Kristina Blahnik

LONDON – Size matters for Britain’s first family of footwear, but for the maverick Blahniks, bigger is not necessarily better.

It’s been an extraordinary 12 months for the family-owned company — ranging from a handbag launch to one-off collaborations with Rihanna and Vetements, the launch of an e-commerce platform with Farfetch, a second London store opening in Burlington Arcade, and a deal with Bluebell to expand in the Far East.

There’s a Michael Roberts documentary in the works about Manolo Blahnik’s life, a global touring exhibition set to launch next year in Venice and a lineup of stores opening in Japan, Malaysia and Singapore.

While growth is certainly on the agenda, Kristina Blahnik said she’s not interested in minting money, selling any stakes in the company or even in expanding into a variety of product categories.

Unlike some other footwear companies, there isn’t going to be a fragrance, nail polish or sunglasses. “Nothing like that,” said Blahnik, Manolo’s Cambridge-educated niece, a former architect who took over as chief executive officer of Manolo Blahnik International in 2013 after joining the company seven years ago.

“We are about optimizing — not maximizing — our situation,” she said firmly.

It’s a bold vision given the competition that’s mushroomed in the luxury footwear category — both from younger, independent designers and the big brands — since Blahnik opened his first boutique on Chelsea’s Old Church Street in the early Seventies, drawing customers including Bianca Jagger, Jerry Hall and Marie Helvin.

Preserving the family legacy is the priority for Blahnik, the daughter of Manolo’s sister Evangeline, as is protecting her uncle’s creativity.

“I walked into something that my mother and my uncle built from the ground on their own, at a very gentle, organic, natural pace. The roots of this tree are so deep and they are something that we need to protect. Making those roots grow wider and wider isn’t an intention. Manolo does one thing beautifully, and that is what we want to keep nurturing,” Kristina Blahnik said during an interview at the Georgian townhouse in London’s Marylebone, the brand’s new headquarters.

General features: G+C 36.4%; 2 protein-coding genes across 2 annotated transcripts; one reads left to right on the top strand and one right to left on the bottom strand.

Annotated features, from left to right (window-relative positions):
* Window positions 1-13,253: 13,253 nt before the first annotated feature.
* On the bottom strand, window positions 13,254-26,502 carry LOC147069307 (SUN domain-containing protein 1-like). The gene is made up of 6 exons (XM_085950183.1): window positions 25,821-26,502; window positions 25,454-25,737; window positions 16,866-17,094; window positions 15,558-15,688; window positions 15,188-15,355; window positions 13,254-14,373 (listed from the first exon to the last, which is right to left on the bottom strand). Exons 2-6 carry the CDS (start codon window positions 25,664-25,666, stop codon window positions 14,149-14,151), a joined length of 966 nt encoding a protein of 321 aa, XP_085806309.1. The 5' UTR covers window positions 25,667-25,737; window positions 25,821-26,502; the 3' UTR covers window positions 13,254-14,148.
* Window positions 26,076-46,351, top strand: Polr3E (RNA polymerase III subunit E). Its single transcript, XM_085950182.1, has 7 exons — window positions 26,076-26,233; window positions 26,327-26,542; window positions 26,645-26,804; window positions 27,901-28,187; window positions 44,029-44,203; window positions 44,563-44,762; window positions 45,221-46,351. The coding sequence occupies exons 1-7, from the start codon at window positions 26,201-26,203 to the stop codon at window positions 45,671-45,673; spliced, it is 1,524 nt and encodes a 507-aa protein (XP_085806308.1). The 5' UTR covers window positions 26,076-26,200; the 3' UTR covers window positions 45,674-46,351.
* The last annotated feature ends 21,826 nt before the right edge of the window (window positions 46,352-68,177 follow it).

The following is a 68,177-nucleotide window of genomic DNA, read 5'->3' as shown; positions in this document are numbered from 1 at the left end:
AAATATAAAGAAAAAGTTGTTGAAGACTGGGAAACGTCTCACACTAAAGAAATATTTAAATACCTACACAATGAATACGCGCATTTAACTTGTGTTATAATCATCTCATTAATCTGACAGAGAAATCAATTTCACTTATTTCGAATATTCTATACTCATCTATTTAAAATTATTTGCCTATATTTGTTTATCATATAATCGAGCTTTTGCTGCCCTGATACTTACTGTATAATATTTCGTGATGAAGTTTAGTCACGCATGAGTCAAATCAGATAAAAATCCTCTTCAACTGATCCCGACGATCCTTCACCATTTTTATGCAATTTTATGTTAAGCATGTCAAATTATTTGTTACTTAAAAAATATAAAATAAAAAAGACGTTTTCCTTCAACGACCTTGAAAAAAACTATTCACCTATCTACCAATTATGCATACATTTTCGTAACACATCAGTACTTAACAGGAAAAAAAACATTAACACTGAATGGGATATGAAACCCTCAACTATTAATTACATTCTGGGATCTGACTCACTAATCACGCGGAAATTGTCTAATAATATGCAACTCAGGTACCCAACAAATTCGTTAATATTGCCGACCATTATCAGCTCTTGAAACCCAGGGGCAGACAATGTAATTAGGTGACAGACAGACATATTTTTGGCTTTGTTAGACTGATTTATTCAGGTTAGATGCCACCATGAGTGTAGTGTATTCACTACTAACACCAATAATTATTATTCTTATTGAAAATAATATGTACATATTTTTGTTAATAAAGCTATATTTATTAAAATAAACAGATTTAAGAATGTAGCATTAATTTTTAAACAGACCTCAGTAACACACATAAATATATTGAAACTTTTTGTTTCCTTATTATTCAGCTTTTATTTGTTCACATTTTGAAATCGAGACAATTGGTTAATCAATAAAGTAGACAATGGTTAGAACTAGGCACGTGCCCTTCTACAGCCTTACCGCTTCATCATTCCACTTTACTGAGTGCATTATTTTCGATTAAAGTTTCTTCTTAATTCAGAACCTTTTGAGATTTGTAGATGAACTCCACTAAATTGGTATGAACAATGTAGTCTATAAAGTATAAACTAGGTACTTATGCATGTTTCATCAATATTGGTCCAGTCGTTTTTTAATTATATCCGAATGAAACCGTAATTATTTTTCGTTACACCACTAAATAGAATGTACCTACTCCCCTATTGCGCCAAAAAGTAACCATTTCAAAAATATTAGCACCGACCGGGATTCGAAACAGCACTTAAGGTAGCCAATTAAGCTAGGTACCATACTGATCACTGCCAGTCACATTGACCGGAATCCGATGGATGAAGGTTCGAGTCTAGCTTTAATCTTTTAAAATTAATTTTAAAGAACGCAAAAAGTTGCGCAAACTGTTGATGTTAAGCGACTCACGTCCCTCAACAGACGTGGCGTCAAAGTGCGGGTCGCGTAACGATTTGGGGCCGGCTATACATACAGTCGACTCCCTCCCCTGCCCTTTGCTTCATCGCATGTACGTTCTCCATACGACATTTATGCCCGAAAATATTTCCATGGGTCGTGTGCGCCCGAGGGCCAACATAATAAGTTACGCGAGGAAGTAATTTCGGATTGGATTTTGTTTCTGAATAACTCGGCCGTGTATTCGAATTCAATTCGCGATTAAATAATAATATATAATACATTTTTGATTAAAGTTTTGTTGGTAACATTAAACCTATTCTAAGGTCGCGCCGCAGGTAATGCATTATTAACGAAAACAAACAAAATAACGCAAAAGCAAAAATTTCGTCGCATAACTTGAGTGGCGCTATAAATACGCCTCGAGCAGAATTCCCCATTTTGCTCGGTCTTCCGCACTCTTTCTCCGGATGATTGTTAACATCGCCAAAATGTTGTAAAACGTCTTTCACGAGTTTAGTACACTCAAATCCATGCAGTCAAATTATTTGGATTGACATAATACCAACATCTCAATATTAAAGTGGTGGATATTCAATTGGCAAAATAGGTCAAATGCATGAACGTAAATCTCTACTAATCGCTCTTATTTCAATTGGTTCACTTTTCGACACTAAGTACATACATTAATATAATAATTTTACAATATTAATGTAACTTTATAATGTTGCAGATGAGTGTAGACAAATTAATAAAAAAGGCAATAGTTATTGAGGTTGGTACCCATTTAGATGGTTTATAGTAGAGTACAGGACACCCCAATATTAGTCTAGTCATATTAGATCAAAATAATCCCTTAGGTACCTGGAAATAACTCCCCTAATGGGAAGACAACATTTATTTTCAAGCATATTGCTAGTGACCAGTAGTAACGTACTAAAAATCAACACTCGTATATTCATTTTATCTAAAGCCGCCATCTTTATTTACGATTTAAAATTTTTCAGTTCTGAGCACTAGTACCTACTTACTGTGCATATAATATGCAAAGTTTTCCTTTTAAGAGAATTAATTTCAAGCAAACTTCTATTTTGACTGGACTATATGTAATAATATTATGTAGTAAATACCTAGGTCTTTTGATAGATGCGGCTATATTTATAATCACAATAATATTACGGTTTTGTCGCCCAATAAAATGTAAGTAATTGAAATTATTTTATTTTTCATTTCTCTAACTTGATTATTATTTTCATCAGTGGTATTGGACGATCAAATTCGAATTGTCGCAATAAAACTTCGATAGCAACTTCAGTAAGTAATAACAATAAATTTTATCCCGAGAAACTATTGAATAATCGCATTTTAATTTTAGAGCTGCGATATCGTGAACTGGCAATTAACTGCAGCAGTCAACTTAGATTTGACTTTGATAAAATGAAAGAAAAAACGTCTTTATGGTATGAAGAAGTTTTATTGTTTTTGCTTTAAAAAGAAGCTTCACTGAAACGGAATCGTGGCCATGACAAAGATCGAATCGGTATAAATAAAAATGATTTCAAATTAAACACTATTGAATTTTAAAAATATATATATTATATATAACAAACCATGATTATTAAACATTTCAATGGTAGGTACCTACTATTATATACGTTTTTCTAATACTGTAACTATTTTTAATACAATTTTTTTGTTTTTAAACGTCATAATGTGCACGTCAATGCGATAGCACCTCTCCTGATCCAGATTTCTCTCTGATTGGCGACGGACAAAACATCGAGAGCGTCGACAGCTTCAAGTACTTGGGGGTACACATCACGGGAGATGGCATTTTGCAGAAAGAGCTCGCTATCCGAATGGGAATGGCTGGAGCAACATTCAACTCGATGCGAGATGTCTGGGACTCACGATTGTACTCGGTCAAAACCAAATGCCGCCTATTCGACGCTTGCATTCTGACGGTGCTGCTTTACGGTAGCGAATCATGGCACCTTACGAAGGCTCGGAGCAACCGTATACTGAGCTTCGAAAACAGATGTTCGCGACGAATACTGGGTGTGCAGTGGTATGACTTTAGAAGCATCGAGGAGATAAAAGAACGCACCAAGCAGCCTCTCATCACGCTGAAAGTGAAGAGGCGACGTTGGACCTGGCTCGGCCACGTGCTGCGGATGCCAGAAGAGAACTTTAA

It was Diana Vreeland who suggested to Blahnik that he channel his creativity into shoes, and he would quickly begin working with designers such as Ossie Clark, Jean Muir and Zandra Rhodes before setting up on his own. He famously bucked the Seventies trends of wedges and platforms, preferring delicate stilettos and designs inspired by the classical architecture he has always loved. Indeed, the designer refers to Taormina’s Greek temple ruins as “one of my mad obsessions.”

The Canary Islands native, now 73, is a brand name whose square buckle Hangisi stilettos are as recognizable to many as the Acropolis. As intellectually curious — and energetic — as a magpie and burning with creativity, he has no intention of slowing down.

Last September, the designer published a book with Rizzoli, and the same month he was honored in New York by the Couture Council Artistry of Fashion for his longstanding dedication to craftsmanship and design. The 2017 touring exhibition will cover 45 years of Blahnik’s work, and will travel to at least seven countries, including a stop at The Hermitage in Saint Petersburg, Russia.